Table of Contents
Songs of Radha: The Quest
About the Poet
Sarojini Naidu was a shining star with. She got many titles such as “poet-patriot,” “Bharat-Kokila” and “Nightingale of India” for her devotional spirit to India. In 1914 she became one of Gandhiji’s most trusted flowers. She was an administrator, an an orator, a poet, a freedom activist, and an activist for women’s rights, an exceptional leader, a governor, and what no. As one of the most popular heroines of the 20th century, her birthday is celebrated as ‘Women’sDay’. She is the poet of the first order and also acclaimed as a great Indian poet who wrote songs and poems on Indian themes. She wrote poems on various themes such as Radha ‘s Love and Lord Krishna, Nature, Indian Landscapes and Death.
She unveiled the heart of India by writing poems on mostly on love themes. Radha and Lord Krishna are the greatest lovers of Indian faith. Numbers of Indian poets have written songs or poems in the praise of Krishna. Jayadeva’s ‘Gita Govinda,’ Vidyapathi’s ‘Devotional Songs,’ Mirabai’s ‘Hymns’ in Krishna Praise are the best examples to be called Krishna Lovers. Ammalu had been a great worshipper of Krishna and had written many poems in His praise.
The works of Sarojini Naidu include “The Golden Threshold” (1905), “The Bird of Time” (1912) and “The Burden Wing” (1917). She was awarded the title “Bharat Kokila” (The Nightingale of India) by Rabindranath Tagore for her melodic rhythmic poem dealing with Indian myths, mountains , rivers and temples in India. “The Quest” is from “The Feather of the Dawn” published after her death by her daughter Padmaja Naidu.
Summary of “Songs of Radha: The Quest”
The poem “Songs of Radha: The Quest” is a divine love song which presents the Indian faith that God lives within one’s own self. It also describes the passionate and frantic love of the beloved for the divine lover whom she is searching hastily and restlessly all the time. Suddenly, she comes to realize, that he lives within her own heart and it is foolish to search for him outside.
As an archetypal divine love song it expresses excellently the Indian faith that God lives within oneself. I am of thee as thou of me” bears the influence of the Gita where is Krishna says that he is everything. The Persona is searching Ghanshyam everywhere. She calls him her “playfellow”. She searches him in the forests, tides, and in all the elements of nature but could not find him. Then she hears a voice which says: Thou sadest- O faithless one, self-slain with doubt, Why seekest thou my loveliness without, and askest wind or wave or flowing dell (Khanna, 2012). The voice calls her a faithless devotee who is doubtful of the presence of the divine lover within her and is searching him everywhere except in her heart. The voice further says that the secret that within thyself doth dwell? I am of thee, as thou of me a part; look for me in the mirror of thy heart.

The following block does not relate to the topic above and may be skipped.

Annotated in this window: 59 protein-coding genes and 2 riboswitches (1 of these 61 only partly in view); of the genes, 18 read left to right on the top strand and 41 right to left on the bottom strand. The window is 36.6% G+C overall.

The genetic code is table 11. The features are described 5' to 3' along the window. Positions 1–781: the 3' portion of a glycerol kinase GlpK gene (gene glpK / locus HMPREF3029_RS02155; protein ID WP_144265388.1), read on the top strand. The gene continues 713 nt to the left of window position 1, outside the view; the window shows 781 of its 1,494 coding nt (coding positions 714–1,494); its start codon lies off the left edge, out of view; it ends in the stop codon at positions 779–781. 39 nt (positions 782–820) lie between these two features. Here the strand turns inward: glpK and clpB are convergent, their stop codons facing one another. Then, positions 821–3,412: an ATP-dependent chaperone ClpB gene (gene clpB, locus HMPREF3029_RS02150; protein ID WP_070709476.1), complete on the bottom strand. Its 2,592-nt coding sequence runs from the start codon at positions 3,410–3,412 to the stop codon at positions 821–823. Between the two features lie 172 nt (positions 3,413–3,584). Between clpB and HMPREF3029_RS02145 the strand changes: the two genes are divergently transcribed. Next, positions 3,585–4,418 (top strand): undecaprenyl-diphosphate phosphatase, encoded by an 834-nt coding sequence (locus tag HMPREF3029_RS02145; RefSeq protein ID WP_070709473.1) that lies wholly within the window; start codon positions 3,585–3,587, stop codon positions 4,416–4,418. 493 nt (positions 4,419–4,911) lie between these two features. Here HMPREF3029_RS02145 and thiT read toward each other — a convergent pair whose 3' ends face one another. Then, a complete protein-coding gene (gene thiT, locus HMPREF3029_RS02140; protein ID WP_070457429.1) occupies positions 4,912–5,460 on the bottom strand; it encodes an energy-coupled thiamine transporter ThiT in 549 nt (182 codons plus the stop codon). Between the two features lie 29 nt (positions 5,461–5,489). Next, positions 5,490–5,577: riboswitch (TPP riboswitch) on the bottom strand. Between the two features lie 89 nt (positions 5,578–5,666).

Paraphrase of “Songs of Radha: The Quest”
The poem is about the incomparable love of Radha and Krishna. Radha is searching for her beloved Kanhaya. She asked the wind about him. But she could not find her. At the time of noon, she asked the forest about him, under whose shade he used to take rest. At the late evening, she enquired the grey coloured tide about the dwelling place of her dear flute player. The waters, the wind and the woods remained dumb for her each question. None of them knew about him. She carried her crying face in her arms. She kept weeping- where her Ghanashyam has gone.
Her heart suddenly shook from top to bottom by his hidden laughter. He mocked her with the usual tricks of Krishna. Then he asks her why she is searching him in the wind, wave and the flowering valley. He said that he belongs to her. She can look into the mirror of her heart to see him.
quest: searching for something
glade: an open place in the forest
dusk: late in the evening
dove-grey tides: tides having the grey colour like that of doves
keel: the base of a boat
rafter: slopped beams extend from the ridge
tender malice: loving or sensitive tricks of Krishna
self-slain: destroyed by oneself
Short questions and answers
1. Who was the narrator seeking in the poem?
Ans: The narrator was seeking her kashaya: Lord Krishna in the poem.
2. What did she enquire to the dove-grey tides?
Ans: She pleaded the grey tides to show the dwelling place of her beloved flute player.
3. How did Krishna mock her?
Ans: He mocked her with the usual tricks played by Lord Krishna to entice women.
4. Why does Krishna say that she does not need him all around?
Ans: Krishna is a secret which lies within her. Hence he told her not to search for him all around.
5. Bring out the beauty of the expression: ‘foolish love’.
Ans: The poet uses this expression to show the depth of love Radha keeps in her mind for Krishna. Foolish love refers to the love in which she had melted and had forgotten everything.
6. Justify the figure of speech in ‘like a boat that rocked from keel to rafter’.
Ans: The poet explains the mindset of Radha with a beautiful simile. He describes that her heart was stirred like a boat which has been rocked from top to the bottom by the waves.